Teflon frying pan

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I wonder at what temperature teflon becomes hazardous?
I make my living fixing laminators that use a teflon coated heat shoe, they run below 350 degrees most commonly under 300. if they are found to be dangerous its time for a new job.
I used to fix machines that used methyl alcohol, that job ended when the healt risks of methyl vapors was publicized. oddly enough its still used today in windshield washer fluid.
but those oither machines all went to the landfill........
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It is in excess of 500 degrees. You can get some specifics on the Dupont web page about Teflon and birds. Normal cooking will not cause a problem, it is often a pan left unattended and over heated. Even normal pans can cause ill effects on birds as they have rather delicate respiratory systems.
http://www2.dupont.com/PFOA/en_US/product_safety/product_bird_safety.html Never preheat your cookware on high heat.
If accidentally overheated, non-stick cookware can emit fumes that may be harmful to birds, as can any type of cookware preheated with cooking oil, fats, margarine and butter. This is why you should always move your birds out of the kitchen before cooking
You may also want to check out http://www.teflon.com/NASApp/Teflon/TeflonPageServlet?GXHC_gx_session_id_=GXLiteSessionID-2890589694825990208&pageId=/consumer/na/eng/news/news_detail.safetyconcerns.html
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I suspect overheating many types of PLASTIC will generate unhealthy fumes.
--
Jim Yanik
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True. Many can be eaten and would just pass through your body in that form, but when burned, can give severe side effects.
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snipped-for-privacy@aol.com wrote:

I can't verify this information, but here is a chart that describes what happens to Teflon at various temperatures, FWIW:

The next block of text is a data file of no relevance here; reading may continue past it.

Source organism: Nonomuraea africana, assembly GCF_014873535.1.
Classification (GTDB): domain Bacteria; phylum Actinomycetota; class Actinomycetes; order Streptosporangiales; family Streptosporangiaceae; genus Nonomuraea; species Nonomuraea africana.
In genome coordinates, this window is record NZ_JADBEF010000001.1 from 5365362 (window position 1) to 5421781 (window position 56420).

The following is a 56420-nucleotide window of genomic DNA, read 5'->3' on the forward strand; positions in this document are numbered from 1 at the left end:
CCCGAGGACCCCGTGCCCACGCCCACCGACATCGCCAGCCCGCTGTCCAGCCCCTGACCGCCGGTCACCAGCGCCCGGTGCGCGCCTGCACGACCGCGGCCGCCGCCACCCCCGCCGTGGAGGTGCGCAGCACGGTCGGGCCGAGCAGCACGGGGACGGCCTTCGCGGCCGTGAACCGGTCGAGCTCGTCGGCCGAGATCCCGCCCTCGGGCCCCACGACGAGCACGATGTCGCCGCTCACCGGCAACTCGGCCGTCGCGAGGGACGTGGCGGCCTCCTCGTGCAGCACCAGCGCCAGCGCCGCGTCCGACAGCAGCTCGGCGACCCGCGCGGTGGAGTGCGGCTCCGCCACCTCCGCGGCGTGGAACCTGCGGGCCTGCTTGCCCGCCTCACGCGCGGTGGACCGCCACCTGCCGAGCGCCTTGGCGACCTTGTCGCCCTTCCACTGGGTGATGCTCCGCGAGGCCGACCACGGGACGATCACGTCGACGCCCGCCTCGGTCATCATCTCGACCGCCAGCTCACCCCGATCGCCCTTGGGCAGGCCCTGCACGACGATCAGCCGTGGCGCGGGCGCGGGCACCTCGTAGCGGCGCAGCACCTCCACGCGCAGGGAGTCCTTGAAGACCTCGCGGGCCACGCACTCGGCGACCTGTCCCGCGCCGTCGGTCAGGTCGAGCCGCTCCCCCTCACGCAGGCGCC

http://www.ewg.org/reports/toxicteflon/tempgraphic.php
Keep in mind that when cooking, the "average temperature" of the pan is not the highest temperature that is found at places in the pan where food is absent.
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Teflon has nothing on a well seasoned cast iron skillet.
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Ranieri wrote:

Well said! Good quality cast iron ware can not be beat for cooking. It has qualities in cooking that no other type of kitchen ware can come close to. It can also last for generations. Jack
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what would you recommend for a smooth-top range? wouldn't cast iron scratch it?? "Ranieri" <nah> wrote in message

Teflon has nothing on a well seasoned cast iron skillet.
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"> Does anyone know of anyway to revitalize the non-stick property of the

From what I have been seeing and reading about Teflon, I'd suggest you consider not using them, especially if the coating is damaged, at least until more is known about the potential danger from Teflon coating.
Walt Conner
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hard anodized pans

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Don Lee wrote:

On the morning news this AM the US government is recommending avoiding Teflon pans as well as other exposure sources of the materials. They are not saying there is a direct threat, but they are asking for a serious decrease in the use of the material from which Teflon is made by the manufacturers.
--
Joseph Meehan

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Don Lee wrote:

My position is this. Fuck teflon. I don't need it one way or another. Give me something without any fancy chemicals no matter how many scientists say its ok. Who can you trust really?
Ill take cast iron. It can add trace amounts of iron to your food, but thats actually a good thing. Also it can stop a bullet and if required, take an intruder out in one swing. Try that with Teflon!
Teflon is nice on funky surfaces like grills and waffle irons. But its just not needed.
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Cast iron may not be as healthy as other people think either. The reason for not sticking with cast iron is the carbon build-up (beside the addition of oil). One would assume it is healthy, but if one is concerned with safety in using Teflon, black carbon build-up in cast iron is probably more a concern. No data on both.
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Later \'gator

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I don't think it is carbon buildup but rather the oils being polymerized. People have been using it for over a hundred years with no know problme aside from an injured toe if you drop it on your foot.
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